Facebook; Part Two of Three

There have also been countless studies showing that high traffic users of Facebook have diminished social and interactive skills and smaller vocabularies.  A more recent study claimed that it promotes poor memory.  From the journal Psychological Science, they suggested that the act of uploading photos to Facebook may actually diminish what we remember about objects being photographed.  People just pull out their cameras and they just don’t pay attention to what they’re even looking at, like just capturing the photo is more important than actually being there.

There are so many reasons to dislike Facebook:
Zuckerberg stole it for one.  He is nothing more than a thief and plagiarist.  
It is a breeding ground for drug dealing, prostitution, burglary and underage sex.  24 year old David Bradt of Colonie, NY was arrested for using FaceBook to meet with teenage high school girls for sex and to sell them drugs.
It advertises what you own and when is a good time for burglars to visit you.  
People post pictures of other people without their permission. 
It promotes depression because we think other people are having more fun than we are.
It cuts productivity in the work place and in peoples’ personal time.  Forbes reports that nearly half a trillion dollars is lost in productivity each year because of Facebook.  
Facebook steals people’s data.  This occurs frequently, especially when they have a “glitch” and everyone’s privacy settings are reverted to open.  Wake up Facebook users you are being exploited.  
It destroys the lives of people too stupid to know what NOT to put up there or, friending their bosses or friends of their boss.  There was a local story of a man who called in sick then posted pictures of himself at a ball game.  Guess who saw the picture?  Guess who got fired?
Lastly, it promotes stalking and has turned our society into voyeurs.  C’mon, you know you’ve done it.

It is no secret that Facebook’s data mining and relentless exploitation of users is for their own profit.  Facebook gathers a lot of information about us and sells that information.  Why do you think it is free to the user?  They get your address, birth-date, information about your friends, your mothers maiden name, the name of your pets and other information we use for passwords and security.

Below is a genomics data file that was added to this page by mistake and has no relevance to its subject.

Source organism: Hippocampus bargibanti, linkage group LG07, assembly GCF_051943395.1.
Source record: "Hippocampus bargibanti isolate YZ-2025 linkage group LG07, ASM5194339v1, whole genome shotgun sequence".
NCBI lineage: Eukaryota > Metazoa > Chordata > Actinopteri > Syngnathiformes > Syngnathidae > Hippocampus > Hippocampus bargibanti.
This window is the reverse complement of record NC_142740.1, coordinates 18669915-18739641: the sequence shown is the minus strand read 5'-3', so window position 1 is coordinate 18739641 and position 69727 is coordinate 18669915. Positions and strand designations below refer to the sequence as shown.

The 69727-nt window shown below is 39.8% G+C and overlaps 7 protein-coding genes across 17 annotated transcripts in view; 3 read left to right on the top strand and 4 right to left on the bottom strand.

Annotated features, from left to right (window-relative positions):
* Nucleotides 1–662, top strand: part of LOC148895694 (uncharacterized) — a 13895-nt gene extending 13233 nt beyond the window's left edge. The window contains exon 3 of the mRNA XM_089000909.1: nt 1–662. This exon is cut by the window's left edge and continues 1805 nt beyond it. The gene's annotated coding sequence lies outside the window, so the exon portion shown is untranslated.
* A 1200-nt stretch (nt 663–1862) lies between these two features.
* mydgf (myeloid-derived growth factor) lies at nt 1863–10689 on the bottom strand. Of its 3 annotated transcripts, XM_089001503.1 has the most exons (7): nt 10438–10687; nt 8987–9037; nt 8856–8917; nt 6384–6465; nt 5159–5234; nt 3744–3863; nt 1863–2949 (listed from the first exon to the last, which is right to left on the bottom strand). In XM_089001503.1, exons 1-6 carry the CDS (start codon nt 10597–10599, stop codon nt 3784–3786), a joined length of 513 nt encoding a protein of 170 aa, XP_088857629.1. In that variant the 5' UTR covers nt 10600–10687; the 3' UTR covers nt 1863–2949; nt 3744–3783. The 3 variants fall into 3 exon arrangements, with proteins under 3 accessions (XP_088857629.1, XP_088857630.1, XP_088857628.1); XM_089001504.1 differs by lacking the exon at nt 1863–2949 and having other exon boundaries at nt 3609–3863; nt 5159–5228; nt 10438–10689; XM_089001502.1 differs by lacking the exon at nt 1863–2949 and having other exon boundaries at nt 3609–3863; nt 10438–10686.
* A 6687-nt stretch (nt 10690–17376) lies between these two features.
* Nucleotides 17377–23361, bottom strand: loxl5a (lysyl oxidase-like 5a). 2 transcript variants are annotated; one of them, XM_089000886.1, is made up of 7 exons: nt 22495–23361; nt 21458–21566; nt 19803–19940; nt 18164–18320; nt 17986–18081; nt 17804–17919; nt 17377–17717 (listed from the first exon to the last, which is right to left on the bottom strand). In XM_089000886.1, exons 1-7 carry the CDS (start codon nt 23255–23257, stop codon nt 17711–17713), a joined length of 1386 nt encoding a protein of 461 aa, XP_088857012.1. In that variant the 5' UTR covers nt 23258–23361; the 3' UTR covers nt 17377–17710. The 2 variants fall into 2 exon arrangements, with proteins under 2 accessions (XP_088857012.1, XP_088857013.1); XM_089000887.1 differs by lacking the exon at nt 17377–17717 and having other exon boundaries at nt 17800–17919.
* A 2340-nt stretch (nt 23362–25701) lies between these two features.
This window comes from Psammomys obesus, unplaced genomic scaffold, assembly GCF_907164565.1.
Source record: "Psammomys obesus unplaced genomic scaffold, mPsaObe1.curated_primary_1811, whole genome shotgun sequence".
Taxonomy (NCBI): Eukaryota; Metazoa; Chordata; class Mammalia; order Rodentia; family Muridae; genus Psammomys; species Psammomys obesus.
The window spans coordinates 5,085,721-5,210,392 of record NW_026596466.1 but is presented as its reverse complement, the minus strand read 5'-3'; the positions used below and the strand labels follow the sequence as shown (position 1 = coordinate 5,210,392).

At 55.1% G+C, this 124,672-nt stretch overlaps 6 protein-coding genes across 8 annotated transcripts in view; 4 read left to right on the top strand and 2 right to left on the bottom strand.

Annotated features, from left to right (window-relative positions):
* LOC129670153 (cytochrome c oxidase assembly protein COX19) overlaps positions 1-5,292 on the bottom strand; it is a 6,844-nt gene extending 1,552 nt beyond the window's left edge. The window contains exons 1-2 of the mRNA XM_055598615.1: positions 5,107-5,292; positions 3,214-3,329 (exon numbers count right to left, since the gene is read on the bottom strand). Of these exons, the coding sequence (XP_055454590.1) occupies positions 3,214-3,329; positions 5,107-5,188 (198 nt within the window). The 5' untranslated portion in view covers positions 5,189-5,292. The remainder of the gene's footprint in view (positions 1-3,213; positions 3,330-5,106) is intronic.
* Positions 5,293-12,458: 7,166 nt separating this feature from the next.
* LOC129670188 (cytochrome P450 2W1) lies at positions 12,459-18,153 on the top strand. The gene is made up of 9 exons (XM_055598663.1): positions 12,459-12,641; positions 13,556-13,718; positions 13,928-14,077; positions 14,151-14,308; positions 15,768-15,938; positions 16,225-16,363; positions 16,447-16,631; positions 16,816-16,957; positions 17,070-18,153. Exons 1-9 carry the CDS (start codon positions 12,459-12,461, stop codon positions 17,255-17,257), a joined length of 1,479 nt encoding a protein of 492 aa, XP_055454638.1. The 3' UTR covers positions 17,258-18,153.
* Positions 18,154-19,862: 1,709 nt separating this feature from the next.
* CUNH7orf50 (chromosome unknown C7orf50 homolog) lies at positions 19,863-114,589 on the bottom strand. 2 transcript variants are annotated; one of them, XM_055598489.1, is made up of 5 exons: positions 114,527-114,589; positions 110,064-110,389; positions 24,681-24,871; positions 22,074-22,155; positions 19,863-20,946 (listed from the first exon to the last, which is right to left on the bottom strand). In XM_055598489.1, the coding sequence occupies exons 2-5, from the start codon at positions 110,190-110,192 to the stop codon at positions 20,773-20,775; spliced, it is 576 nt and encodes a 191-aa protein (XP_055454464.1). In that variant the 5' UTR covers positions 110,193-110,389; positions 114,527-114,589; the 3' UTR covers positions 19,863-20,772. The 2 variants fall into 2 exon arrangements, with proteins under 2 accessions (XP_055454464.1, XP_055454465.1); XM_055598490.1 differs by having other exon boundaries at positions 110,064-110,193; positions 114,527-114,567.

On August 29, 2013, Facebook posted a blog post about changes to its privacy policy, known as its Data Use Policy.  The changes were, according to the Washington Post, that that users’ name, profile picture and information such as brands they like can be used for “commercial, sponsored or related content.” An example of this would be that a business or other company could pay Facebook to display an individual users’ name and/or profile picture without compensating individual users or getting their permission.  

There is another “Facebook-type page” called Zurker and thier members’ IP addresses are not stored permanently by Zurker.  While search engine DuckDuckGo is known for not storing IP addresses, Zurker is the first social network to actually take this step.  They expunge your IP information  from the logs within 72 hours. Therefore, if – for example – a government agency were to compel Zurker by court order to furnish the activity log of a particular member, that log would not contain the IP addresses of the member, making it substantially more difficult to identify the individual’s name and location. Identifying a users’ identity is the singular reason court orders are sought by law enforcement when cracking down on whistle-blowers.  Facebook General Counsel Ted Ullyot said the Facebook requests in the second half of last year from law enforcement sought data about somewhere between 18,000 and 19,000 individual Facebook accounts.